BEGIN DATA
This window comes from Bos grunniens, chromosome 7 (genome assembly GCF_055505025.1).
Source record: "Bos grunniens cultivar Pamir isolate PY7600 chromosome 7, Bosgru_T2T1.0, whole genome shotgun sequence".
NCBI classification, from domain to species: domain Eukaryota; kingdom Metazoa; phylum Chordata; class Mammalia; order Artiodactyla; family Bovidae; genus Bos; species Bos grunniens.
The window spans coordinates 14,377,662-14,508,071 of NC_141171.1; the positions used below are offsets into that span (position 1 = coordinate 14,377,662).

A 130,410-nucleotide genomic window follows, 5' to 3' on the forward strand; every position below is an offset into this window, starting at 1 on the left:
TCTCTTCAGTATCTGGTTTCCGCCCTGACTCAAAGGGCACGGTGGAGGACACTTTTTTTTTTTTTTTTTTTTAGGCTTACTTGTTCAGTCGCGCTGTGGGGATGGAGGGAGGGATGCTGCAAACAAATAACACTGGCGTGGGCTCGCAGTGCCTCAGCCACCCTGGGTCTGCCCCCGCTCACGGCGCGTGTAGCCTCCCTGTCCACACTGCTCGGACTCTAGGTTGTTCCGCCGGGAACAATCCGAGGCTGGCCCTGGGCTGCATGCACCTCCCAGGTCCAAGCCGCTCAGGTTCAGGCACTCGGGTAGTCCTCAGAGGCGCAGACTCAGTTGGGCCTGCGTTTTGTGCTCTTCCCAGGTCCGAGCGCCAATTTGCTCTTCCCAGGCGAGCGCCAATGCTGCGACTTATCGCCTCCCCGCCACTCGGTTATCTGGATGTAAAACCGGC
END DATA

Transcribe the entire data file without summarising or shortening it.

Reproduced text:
This window comes from Bos grunniens, chromosome 7 (genome assembly GCF_055505025.1).
Source record: "Bos grunniens cultivar Pamir isolate PY7600 chromosome 7, Bosgru_T2T1.0, whole genome shotgun sequence".
NCBI classification, from domain to species: domain Eukaryota; kingdom Metazoa; phylum Chordata; class Mammalia; order Artiodactyla; family Bovidae; genus Bos; species Bos grunniens.
The window spans coordinates 14,377,662-14,508,071 of NC_141171.1; the positions used below are offsets into that span (position 1 = coordinate 14,377,662).

A 130,410-nucleotide genomic window follows, 5' to 3' on the forward strand; every position below is an offset into this window, starting at 1 on the left:
TCTCTTCAGTATCTGGTTTCCGCCCTGACTCAAAGGGCACGGTGGAGGACACTTTTTTTTTTTTTTTTTTTTAGGCTTACTTGTTCAGTCGCGCTGTGGGGATGGAGGGAGGGATGCTGCAAACAAATAACACTGGCGTGGGCTCGCAGTGCCTCAGCCACCCTGGGTCTGCCCCCGCTCACGGCGCGTGTAGCCTCCCTGTCCACACTGCTCGGACTCTAGGTTGTTCCGCCGGGAACAATCCGAGGCTGGCCCTGGGCTGCATGCACCTCCCAGGTCCAAGCCGCTCAGGTTCAGGCACTCGGGTAGTCCTCAGAGGCGCAGACTCAGTTGGGCCTGCGTTTTGTGCTCTTCCCAGGTCCGAGCGCCAATTTGCTCTTCCCAGGCGAGCGCCAATGCTGCGACTTATCGCCTCCCCGCCACTCGGTTATCTGGATGTAAAACCGGC